Whose shoulders is health research standing on? Determining the key actors and contents of the prevailing biomedical research agenda

PLoS One. 2021 Apr 7;16(4):e0249661. doi: 10.1371/journal.pone.0249661. eCollection 2021.


Background: Conflicts of interest in biomedical research can influence research results and drive research agendas away from public health priorities. Previous agenda-setting studies share two shortfalls: they only account for direct connections between academic institutions and firms, as well as potential bias based on researchers' personal beliefs. This paper's goal is to determine the key actors and contents of the prevailing health and biomedical sciences (HBMS) research agenda, overcoming these shortfalls.

Methods: We performed a bibliometric and lexical analysis of 95,415 scientific articles published between 1999 and 2018 in the highest impact factor journals within HBMS, using the Web of Science database and the CorText platform. HBMS's prevailing knowledge network of institutions was proxied with network maps where nodes represent affiliations and edges the most frequent co-authorships. The content of the prevailing HBMS research agenda was depicted through network maps of prevalent multi-terms found in titles, keywords, and abstracts.

Results: The HBMS research agendas of large private firms and leading academic institutions are intertwined. The prevailing HBMS agenda is mostly based on molecular biology (40% of the most frequent multi-terms), with an inclination towards cancer and cardiovascular research (15 and 8% of the most frequent multi-terms, respectively). Studies on pathogens and biological vectors related to recent epidemics are marginal (1% of the most frequent multi-terms). Content of the prevailing HBMS research agenda prioritizes research on pharmacological intervention over research on socio-environmental factors influencing disease onset or progression and overlooks, among others, the study of infectious diseases.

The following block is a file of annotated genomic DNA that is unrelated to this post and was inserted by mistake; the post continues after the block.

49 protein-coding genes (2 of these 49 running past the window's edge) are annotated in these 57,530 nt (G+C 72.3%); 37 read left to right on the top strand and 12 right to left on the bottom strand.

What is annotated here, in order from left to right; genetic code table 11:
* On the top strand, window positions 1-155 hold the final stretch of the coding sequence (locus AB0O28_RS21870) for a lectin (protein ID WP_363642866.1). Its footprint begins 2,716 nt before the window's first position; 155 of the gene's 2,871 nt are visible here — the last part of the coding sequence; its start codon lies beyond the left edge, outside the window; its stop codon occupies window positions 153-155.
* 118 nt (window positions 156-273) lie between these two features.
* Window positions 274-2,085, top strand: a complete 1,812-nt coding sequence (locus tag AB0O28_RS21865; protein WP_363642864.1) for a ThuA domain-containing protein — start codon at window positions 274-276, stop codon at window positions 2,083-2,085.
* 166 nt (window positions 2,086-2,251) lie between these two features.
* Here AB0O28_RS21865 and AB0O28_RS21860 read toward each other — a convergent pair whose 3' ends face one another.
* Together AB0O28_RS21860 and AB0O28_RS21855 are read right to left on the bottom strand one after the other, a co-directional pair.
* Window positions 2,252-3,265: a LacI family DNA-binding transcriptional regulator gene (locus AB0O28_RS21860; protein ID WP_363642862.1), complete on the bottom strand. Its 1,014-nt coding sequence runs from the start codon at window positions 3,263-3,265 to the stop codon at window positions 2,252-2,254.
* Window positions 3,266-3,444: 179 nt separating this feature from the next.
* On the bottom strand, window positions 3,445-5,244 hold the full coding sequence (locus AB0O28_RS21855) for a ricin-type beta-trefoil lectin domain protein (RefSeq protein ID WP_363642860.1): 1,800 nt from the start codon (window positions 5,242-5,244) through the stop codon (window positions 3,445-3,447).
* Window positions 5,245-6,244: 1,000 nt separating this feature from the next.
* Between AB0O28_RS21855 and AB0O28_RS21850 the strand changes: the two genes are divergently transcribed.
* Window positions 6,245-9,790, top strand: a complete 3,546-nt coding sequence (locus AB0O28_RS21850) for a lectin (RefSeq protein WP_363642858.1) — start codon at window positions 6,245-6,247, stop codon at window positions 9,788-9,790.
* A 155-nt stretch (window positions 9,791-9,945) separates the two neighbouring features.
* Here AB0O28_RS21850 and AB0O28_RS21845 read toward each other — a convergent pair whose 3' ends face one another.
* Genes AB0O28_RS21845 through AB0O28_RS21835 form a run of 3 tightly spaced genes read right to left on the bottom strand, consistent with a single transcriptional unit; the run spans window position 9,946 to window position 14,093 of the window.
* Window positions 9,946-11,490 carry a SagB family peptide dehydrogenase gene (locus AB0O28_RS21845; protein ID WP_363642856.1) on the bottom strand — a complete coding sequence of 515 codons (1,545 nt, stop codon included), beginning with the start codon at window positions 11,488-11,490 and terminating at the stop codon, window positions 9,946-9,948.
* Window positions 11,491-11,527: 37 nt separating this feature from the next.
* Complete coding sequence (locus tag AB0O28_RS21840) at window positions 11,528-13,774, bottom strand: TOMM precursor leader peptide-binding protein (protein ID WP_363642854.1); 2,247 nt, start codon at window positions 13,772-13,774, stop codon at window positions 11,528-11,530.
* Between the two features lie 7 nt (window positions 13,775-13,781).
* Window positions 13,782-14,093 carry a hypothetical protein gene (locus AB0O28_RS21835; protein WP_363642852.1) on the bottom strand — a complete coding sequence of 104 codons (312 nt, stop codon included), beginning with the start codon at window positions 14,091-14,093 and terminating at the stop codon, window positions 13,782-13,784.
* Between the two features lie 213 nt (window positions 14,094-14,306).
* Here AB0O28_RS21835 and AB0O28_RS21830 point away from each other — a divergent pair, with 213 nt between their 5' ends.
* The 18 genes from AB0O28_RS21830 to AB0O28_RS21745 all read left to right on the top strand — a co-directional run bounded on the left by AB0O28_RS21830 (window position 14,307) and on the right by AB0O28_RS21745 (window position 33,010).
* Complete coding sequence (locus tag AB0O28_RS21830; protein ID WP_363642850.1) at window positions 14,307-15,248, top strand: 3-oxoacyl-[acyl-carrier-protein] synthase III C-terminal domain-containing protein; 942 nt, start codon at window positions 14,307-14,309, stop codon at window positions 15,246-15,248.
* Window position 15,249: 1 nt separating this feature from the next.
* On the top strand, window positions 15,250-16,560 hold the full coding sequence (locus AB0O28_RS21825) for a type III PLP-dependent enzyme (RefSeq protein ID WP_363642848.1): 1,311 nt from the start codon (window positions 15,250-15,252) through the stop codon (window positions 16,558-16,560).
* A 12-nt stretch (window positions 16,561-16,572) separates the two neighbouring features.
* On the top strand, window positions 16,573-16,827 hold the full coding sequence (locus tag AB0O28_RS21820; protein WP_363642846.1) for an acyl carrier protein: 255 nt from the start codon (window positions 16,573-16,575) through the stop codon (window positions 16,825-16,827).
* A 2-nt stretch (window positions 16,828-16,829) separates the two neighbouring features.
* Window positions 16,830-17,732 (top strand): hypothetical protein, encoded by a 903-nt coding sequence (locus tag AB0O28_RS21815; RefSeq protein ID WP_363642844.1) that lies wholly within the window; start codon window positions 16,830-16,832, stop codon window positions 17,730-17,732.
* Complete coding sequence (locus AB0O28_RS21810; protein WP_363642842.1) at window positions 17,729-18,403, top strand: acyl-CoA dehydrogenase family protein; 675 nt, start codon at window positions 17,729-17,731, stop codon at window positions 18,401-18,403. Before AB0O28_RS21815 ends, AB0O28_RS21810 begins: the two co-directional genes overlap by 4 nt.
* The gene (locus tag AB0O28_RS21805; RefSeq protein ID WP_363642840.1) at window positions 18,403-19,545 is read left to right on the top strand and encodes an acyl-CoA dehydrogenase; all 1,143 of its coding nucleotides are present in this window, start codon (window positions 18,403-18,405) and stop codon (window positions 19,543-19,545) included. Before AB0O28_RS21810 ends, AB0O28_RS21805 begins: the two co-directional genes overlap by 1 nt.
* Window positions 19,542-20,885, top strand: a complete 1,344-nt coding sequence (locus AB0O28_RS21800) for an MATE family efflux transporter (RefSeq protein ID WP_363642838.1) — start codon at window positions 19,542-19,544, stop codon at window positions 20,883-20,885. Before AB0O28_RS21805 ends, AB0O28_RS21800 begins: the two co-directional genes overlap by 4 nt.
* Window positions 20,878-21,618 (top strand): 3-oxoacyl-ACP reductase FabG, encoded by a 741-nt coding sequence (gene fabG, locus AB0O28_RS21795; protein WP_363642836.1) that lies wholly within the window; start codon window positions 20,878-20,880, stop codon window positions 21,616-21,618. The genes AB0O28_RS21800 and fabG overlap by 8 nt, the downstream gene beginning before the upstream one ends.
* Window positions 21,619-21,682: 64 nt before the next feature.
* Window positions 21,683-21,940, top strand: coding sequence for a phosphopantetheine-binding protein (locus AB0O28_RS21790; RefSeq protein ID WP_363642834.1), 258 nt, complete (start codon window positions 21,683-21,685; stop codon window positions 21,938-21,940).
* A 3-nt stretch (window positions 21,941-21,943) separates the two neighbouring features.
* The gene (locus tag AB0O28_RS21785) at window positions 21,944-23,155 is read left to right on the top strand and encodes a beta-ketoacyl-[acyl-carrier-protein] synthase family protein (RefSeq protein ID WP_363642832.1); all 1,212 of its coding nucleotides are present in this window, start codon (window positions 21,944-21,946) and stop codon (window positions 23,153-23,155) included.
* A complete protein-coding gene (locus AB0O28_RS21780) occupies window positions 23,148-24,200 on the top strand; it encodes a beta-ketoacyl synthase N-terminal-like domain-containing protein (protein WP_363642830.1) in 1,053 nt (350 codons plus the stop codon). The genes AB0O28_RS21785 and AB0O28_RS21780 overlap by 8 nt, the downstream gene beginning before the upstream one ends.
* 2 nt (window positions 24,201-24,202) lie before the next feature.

Conclusions: Pharmaceutical corporations contribute to set HBMS's prevailing research agenda, which is mainly focused on a few diseases and research topics. A more balanced research agenda, together with epistemological approaches that consider socio-environmental factors associated with disease spreading, could contribute to being better prepared to prevent and treat more diverse pathologies and to improve overall health outcomes.

Publication types

  • Research Support, Non-U.S. Gov't

MeSH terms

  • Authorship / standards
  • Bibliometrics
  • Biomedical Research / standards*
  • Conflict of Interest
  • Databases, Factual
  • Humans
  • Publications / standards*

Grants and funding

The publication of this work was supported by Carleton University and the LabEx Institut Francilien de Recherche Innovation Société (IFRIS) exploratory project “The Industry 4.0 and the international division of labour”. Marc-André Gagnon is an Associate Professor at Carleton University. Cecilia Rikap was supported by an IFRIS (www.ifris.org) postdoctoral fellowship during part of the investigation. Matias Blaustein and Cecilia Rikap are members of CONICET. Federico Testoni, and Mercedes García Carrillo were supported by a doctoral fellowship from UBA and a postdoctoral fellowship from CONICET, respectively.